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I have a virtual server running Debian. For some reason it doesn't boot if I am using sysvinit. I assume the problem lies with the host operating system, since it's a Virtuozzo based machine and not fully virtual. It does boot when using upstart though. The problem is that I am also using cron-apt which reinstalls sysvinit every time an update arrives. Is there any way to tell Debian to use upstart as default? Or to lock it in place using apt?

Update:

I tried the solution suggested below and it seems to work. The correct syntax for the apt preferences is this:

Package: sysvinit
Pin: origin ""
Pin-Priority: -1
  • What version of Debian? – bnewbold Aug 6 '15 at 20:11
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This is similar to the existing question Upstart on Debian?

Regardless of version, it must be disclaimed that running upstart as the init system in Debian seems to be "at your own risk". That being said...

In Debian Wheezy (oldstable as of 2015), the sysvinit package is marked Essential, which is probably why the upstart isn't very "sticky".

Two mechanisms that can be used to place restrictions on apt's behavior are apt_preferences and dpkg blacklisting. apt_preferences are described in files under /etc/apt/preferences.d/; read the man page linked above.

dpkg blacklisting is described in a nixCraft blog post. You could try:

echo "sysvinit hold" | sudo dpkg --set-selections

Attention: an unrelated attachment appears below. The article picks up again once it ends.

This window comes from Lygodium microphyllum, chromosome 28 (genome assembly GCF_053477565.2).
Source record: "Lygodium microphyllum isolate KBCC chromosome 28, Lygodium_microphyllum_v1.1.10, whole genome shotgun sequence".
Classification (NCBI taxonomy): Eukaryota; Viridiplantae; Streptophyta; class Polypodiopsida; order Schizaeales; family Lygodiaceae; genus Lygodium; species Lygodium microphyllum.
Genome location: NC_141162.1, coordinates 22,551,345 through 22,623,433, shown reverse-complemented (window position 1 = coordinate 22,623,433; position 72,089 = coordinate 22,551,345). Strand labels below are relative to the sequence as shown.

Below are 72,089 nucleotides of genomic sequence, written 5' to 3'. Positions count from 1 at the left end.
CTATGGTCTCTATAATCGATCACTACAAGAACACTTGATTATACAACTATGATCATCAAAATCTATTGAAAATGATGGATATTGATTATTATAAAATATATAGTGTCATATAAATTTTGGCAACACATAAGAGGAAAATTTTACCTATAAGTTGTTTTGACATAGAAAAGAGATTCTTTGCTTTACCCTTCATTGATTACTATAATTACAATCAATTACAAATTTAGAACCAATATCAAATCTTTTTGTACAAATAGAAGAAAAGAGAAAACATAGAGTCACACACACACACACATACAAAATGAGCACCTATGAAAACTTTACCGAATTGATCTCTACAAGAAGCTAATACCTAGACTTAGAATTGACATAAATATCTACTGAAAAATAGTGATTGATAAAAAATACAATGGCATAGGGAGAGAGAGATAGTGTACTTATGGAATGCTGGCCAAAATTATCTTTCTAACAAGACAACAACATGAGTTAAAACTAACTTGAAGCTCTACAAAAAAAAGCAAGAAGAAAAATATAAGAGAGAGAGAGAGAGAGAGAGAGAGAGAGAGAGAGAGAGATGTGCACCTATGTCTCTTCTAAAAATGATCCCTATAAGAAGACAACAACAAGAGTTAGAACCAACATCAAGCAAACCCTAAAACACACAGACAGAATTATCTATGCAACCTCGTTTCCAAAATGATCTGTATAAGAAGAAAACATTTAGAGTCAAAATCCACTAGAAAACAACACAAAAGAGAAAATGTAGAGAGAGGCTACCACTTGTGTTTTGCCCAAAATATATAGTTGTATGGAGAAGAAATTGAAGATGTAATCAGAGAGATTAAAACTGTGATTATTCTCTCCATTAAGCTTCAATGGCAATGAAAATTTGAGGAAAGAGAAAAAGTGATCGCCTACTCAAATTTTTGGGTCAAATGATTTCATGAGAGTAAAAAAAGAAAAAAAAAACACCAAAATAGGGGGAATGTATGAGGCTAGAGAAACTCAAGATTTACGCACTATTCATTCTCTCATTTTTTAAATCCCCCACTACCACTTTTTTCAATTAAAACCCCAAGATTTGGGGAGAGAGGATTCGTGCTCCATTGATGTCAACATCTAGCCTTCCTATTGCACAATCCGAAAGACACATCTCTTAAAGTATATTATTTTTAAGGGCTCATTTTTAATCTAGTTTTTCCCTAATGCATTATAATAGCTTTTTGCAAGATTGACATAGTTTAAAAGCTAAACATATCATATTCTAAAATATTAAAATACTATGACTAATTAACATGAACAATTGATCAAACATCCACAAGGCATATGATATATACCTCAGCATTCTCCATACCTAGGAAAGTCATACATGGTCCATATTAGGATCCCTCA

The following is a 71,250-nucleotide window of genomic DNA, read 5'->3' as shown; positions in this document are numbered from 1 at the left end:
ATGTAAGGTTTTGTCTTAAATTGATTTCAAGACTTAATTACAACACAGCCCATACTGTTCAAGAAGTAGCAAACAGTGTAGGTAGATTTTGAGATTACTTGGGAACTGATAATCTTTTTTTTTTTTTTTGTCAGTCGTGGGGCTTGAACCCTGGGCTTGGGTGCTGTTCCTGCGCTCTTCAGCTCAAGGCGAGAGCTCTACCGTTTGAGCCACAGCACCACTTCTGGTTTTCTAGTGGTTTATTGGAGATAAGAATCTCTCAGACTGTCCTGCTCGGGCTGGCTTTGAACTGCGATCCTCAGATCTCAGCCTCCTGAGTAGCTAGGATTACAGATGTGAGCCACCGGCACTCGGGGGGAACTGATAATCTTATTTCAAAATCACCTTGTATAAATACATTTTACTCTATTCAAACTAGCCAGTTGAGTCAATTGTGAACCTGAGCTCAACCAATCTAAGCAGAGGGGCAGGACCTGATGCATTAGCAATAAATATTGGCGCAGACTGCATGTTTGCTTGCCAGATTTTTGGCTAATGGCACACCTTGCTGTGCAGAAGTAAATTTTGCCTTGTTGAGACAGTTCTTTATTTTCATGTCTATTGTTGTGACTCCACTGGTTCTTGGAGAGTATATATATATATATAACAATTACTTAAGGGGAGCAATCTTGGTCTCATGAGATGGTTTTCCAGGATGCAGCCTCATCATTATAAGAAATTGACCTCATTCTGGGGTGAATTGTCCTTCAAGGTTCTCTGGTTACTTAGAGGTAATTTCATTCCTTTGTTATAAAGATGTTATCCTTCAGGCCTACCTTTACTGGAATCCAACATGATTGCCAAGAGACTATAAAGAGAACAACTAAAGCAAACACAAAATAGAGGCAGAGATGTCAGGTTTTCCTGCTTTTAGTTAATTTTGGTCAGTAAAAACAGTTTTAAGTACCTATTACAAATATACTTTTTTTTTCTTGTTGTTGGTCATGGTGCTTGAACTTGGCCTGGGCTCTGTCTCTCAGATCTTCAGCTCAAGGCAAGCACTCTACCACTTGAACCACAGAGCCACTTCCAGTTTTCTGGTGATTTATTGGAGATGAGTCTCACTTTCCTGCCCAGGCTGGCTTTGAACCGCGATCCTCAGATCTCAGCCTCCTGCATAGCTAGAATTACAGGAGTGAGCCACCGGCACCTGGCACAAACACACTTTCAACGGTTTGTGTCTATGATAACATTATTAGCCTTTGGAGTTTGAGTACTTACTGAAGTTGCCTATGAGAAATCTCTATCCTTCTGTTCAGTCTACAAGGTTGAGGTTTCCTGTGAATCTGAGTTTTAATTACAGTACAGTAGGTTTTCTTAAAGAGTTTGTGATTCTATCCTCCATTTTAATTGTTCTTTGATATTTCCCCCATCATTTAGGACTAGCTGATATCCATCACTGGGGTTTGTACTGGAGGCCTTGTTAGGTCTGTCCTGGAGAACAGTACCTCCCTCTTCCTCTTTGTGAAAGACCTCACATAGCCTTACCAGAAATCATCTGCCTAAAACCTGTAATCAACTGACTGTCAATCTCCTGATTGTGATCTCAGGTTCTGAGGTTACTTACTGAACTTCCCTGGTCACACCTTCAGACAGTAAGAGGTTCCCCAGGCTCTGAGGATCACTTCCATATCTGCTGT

As of Debian Jessie (stable as of 2015), the sysvinit package is a transitional package and no longer essential:

This package depends on init, which is an essential package that pulls in the default init system. Starting with jessie, this will be systemd on Linux. It facilitates a smooth transition and provides a fallback SysV init binary which can be used to boot the system via the init=/lib/sysvinit/init kernel command line parameter in case the system fails to start after the switch to systemd.

If your system successfully boots with systemd or if you have chosen to stick with sysvinit-core, this package can be removed safely.

So I would guess that you aren't running Jessie, but if you are you could try the Wheezy solutions described above.

  • Year, I am currently running Wheezy. Haven't upgraded yet. – Arne Aug 7 '15 at 5:09
  • I was trying out your apt_preferences suggestion. However I don't get the man page... I see settings to change priorities. But how would I make upstart "sticky"? – Arne Aug 9 '15 at 5:47
  • I would try setting the priority for upstart very high (> 1000) and the priority for sysvinit very low (negative) – bnewbold Aug 10 '15 at 3:21
  • I found out that you also need to use the Pin: origin="", because apt-preferences is usually for pinning where the packages come from. The empty string allows you to just pin any package despite of its origin. – Arne Aug 10 '15 at 12:32
  • This answer is now out of date. Upstart has actually been removed from Debian as of version 9. – JdeBP Aug 31 '17 at 11:16

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